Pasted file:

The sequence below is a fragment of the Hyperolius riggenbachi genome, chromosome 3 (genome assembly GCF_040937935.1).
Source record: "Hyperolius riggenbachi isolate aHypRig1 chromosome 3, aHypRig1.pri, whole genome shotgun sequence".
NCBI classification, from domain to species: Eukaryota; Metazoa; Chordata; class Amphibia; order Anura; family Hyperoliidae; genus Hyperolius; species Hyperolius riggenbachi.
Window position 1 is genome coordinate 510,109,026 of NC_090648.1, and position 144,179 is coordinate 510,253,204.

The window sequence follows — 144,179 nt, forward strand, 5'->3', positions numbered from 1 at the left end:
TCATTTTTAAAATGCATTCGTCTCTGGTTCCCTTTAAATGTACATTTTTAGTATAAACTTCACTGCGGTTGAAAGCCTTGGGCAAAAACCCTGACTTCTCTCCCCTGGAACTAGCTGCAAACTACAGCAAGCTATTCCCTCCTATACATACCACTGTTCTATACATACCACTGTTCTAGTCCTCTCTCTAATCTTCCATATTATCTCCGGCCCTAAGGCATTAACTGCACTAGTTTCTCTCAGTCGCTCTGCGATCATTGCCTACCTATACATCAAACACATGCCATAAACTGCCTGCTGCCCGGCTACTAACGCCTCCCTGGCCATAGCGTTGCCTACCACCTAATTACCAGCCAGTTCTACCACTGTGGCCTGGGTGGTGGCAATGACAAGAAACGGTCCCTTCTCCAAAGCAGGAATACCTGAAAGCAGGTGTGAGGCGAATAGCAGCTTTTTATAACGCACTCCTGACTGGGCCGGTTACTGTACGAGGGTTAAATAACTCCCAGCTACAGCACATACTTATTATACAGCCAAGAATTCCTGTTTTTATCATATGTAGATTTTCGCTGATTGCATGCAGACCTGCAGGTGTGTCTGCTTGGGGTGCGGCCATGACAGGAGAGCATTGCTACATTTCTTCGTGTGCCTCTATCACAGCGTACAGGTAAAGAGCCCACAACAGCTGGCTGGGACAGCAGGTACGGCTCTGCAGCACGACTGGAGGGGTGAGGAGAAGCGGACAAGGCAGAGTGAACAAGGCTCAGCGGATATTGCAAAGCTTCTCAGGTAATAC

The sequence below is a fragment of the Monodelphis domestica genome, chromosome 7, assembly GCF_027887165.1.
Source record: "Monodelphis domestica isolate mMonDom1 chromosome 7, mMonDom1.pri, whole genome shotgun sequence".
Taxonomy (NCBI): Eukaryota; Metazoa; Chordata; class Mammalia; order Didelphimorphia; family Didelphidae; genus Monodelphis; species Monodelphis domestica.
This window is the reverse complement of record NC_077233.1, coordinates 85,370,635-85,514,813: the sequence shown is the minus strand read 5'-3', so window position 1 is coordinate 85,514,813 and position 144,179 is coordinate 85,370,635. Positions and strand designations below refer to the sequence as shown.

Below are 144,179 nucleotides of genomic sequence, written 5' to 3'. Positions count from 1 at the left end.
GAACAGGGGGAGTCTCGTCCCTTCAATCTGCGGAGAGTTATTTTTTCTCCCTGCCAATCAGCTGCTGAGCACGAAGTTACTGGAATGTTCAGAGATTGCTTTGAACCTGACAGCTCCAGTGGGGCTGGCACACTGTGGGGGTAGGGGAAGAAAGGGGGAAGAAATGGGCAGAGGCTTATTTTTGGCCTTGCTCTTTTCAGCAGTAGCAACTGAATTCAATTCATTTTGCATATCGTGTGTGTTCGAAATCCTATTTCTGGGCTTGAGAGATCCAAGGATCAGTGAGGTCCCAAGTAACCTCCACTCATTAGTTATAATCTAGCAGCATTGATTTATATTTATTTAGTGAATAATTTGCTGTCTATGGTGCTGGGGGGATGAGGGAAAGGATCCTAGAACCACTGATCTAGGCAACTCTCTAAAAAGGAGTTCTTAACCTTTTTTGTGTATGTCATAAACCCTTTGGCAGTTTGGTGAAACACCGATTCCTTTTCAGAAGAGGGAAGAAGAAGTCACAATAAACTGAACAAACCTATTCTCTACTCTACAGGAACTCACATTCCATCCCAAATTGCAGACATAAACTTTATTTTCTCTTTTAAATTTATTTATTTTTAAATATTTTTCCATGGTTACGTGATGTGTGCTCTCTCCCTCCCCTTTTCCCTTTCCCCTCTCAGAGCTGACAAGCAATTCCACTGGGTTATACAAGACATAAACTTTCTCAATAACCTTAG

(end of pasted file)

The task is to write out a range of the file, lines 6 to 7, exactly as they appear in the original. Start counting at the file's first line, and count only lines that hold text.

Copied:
TCATTTTTAAAATGCATTCGTCTCTGGTTCCCTTTAAATGTACATTTTTAGTATAAACTTCACTGCGGTTGAAAGCCTTGGGCAAAAACCCTGACTTCTCTCCCCTGGAACTAGCTGCAAACTACAGCAAGCTATTCCCTCCTATACATACCACTGTTCTATACATACCACTGTTCTAGTCCTCTCTCTAATCTTCCATATTATCTCCGGCCCTAAGGCATTAACTGCACTAGTTTCTCTCAGTCGCTCTGCGATCATTGCCTACCTATACATCAAACACATGCCATAAACTGCCTGCTGCCCGGCTACTAACGCCTCCCTGGCCATAGCGTTGCCTACCACCTAATTACCAGCCAGTTCTACCACTGTGGCCTGGGTGGTGGCAATGACAAGAAACGGTCCCTTCTCCAAAGCAGGAATACCTGAAAGCAGGTGTGAGGCGAATAGCAGCTTTTTATAACGCACTCCTGACTGGGCCGGTTACTGTACGAGGGTTAAATAACTCCCAGCTACAGCACATACTTATTATACAGCCAAGAATTCCTGTTTTTATCATATGTAGATTTTCGCTGATTGCATGCAGACCTGCAGGTGTGTCTGCTTGGGGTGCGGCCATGACAGGAGAGCATTGCTACATTTCTTCGTGTGCCTCTATCACAGCGTACAGGTAAAGAGCCCACAACAGCTGGCTGGGACAGCAGGTACGGCTCTGCAGCACGACTGGAGGGGTGAGGAGAAGCGGACAAGGCAGAGTGAACAAGGCTCAGCGGATATTGCAAAGCTTCTCAGGTAATAC

The sequence below is a fragment of the Monodelphis domestica genome, chromosome 7, assembly GCF_027887165.1.